UNU-INWEH starts this new 2.5-year project funded by IDRC along University of Kinshasa (DRC). The Project is focusing on the issues of large-scale water and climate-driven migration of communities, including indigenous people in central Africa (Congo River Basin). The project is aiming to unpack multiple episodes of land and water conflicts and the resulting migration pathways over the past two decades due to several direct and indirect drivers and more often related to the degradation of natural resources or climate variability (also acknowledged by African Union). The project focuses on the most vulnerable communities – women and girls. The key objectives – and aims, amongst others:
- to enhance knowledge of hydro-climatic factors that influence migration and conflicts in the Congo Basin;
- to improve climate adaptation and conflict resolution strategies in the Basin’ indigenous communities by identifying and assessing the most effective, and affordable gender-responsive community-based initiatives, and
- to increase capacities of key stakeholders in the Congo Basin to create conditions for the adoption of gender-specific climate adaptation and conflict resolution strategies.
More about the project
The Congo Basin is critical to continental and local water security in the Central African region as it holds 40% of the continental water discharge. In recent years, its exposure to adverse effects of climate change, variability in rainfall and increase in frequency and intensity of floods, landslides, and soil erosion has severely impacted the water needs of communities and people (120 million inhabiting the basin), amplifying their vulnerabilities, as most rely on rain-fed crop production and livestock as means of livelihood and income generation. Women, accounting for >75 percent of people involved in agriculture, and produces >80% of food crops in the region are especially at risk. Water crisis and climate change impacts are causing excessive pressure on resources and exacerbating conflicts in the Basin.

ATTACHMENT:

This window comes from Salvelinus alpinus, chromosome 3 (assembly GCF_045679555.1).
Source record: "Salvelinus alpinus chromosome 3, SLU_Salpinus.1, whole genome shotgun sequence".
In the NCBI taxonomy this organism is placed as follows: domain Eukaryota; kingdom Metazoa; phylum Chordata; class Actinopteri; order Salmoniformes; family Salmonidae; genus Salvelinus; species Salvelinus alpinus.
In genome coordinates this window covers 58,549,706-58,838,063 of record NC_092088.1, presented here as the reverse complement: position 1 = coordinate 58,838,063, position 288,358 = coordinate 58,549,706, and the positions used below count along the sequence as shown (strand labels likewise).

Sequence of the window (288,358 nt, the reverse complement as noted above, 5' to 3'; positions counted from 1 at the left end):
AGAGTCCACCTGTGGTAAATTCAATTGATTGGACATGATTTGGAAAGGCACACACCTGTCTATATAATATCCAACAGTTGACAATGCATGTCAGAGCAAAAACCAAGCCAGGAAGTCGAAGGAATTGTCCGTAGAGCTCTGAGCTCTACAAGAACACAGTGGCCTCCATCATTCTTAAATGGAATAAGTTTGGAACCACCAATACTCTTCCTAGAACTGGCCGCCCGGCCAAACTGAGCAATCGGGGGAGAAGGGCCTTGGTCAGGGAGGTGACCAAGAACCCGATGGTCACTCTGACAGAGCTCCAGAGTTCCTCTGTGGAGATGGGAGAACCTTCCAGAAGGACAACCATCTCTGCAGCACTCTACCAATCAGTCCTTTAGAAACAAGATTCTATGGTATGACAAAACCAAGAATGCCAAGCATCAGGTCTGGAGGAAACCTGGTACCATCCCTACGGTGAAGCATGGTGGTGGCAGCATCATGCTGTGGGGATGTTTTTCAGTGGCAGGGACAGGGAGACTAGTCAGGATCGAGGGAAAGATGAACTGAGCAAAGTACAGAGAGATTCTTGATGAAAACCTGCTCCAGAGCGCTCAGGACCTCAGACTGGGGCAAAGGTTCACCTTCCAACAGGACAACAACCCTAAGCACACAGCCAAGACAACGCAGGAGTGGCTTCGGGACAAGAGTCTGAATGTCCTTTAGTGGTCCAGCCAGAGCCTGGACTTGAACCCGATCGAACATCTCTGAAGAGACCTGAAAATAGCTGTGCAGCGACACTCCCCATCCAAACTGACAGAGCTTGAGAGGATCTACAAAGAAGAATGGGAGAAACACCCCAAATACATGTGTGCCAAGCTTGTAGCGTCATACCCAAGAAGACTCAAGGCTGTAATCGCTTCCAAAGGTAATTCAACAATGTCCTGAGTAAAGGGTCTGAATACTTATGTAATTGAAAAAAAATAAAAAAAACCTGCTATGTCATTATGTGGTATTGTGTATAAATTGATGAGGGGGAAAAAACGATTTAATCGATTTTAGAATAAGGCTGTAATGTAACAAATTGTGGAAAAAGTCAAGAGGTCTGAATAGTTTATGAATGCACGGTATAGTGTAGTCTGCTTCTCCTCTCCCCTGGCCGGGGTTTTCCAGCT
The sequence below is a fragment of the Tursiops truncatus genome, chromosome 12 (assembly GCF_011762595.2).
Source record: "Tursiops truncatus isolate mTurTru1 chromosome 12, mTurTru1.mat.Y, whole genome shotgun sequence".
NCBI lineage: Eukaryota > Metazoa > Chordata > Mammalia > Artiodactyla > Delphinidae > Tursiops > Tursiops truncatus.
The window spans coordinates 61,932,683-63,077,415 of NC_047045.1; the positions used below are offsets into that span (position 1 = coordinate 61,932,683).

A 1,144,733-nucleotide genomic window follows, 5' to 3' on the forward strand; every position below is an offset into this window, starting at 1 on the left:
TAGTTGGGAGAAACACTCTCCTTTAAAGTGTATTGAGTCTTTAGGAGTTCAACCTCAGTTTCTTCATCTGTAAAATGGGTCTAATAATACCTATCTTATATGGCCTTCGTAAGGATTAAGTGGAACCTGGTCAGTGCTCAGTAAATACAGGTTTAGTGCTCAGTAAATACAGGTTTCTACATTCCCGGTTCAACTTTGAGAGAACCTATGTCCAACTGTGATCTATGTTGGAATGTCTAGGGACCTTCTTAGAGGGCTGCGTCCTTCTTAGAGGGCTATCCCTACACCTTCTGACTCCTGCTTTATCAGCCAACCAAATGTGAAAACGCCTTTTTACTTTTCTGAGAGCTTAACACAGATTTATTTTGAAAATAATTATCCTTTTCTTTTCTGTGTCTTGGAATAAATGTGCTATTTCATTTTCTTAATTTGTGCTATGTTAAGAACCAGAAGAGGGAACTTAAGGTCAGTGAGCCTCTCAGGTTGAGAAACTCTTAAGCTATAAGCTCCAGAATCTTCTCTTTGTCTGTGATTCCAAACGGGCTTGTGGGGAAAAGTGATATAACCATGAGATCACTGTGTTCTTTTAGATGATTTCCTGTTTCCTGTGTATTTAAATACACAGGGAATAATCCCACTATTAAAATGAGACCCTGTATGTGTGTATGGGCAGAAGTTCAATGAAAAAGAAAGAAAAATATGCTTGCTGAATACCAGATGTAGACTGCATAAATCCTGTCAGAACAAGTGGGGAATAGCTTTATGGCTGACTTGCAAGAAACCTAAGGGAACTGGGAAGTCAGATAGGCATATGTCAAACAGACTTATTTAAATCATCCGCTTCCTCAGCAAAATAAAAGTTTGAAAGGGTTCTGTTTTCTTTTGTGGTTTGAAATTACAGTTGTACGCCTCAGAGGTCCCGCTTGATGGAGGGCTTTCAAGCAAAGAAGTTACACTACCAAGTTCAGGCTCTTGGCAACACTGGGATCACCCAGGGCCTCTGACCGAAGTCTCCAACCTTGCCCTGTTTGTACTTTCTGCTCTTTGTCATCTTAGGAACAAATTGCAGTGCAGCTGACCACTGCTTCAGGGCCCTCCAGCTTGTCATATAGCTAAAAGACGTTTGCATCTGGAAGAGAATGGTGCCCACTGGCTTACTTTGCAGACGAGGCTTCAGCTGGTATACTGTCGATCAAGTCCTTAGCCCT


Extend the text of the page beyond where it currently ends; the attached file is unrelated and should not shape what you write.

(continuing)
Interactive discussion on the project objectives, log frame, work plan – creating a culture of ‘Co-creation’
One visible impact: is new and emerging trends in human migration, particularly those observed with the rural and pastoral communities. Conflicts link to competing and conflicting access, ownership, and customary rights of arable land, pasture, and water resources.
Empirical research to obtain up-to-date scientific and socioeconomic information is critical to address climate- and water-driven migration, conflict interlinkages, and their implications for the Basin’s population.
This project will lead a diverse range of research and capacity activities for key stakeholders in the Democratic Republic of Congo (DRC)- entailing primary field research, second data analysis, stakeholder discussions, communities’ activities (involving women, pastoralists, farmers, fishermen, indigenous peoples and migrants) and creation of learning content/ activities. The project aims to identify and assess gender-specific climate adaptation and conflict resolution strategies (such as water preservation, water use sharing, access to potable water, income generation, food security, and livelihoods). It is expected that the activities, outputs, and outcomes designed under this project will directly benefit stakeholders at all levels, with a specific focus on women and girls.
The project is expected to contribute to the implementation of the DRC National Strategic Plan for Development adopted in 2017, that calls for “Protection of the environment, access to water and sanitation, and adaptation to climate change for a better quality of life.”
This project is among the $4 million research funding of five new projects of IDRC that will support more significant social equity in climate action and, aims to drive social and gender transformative climate research.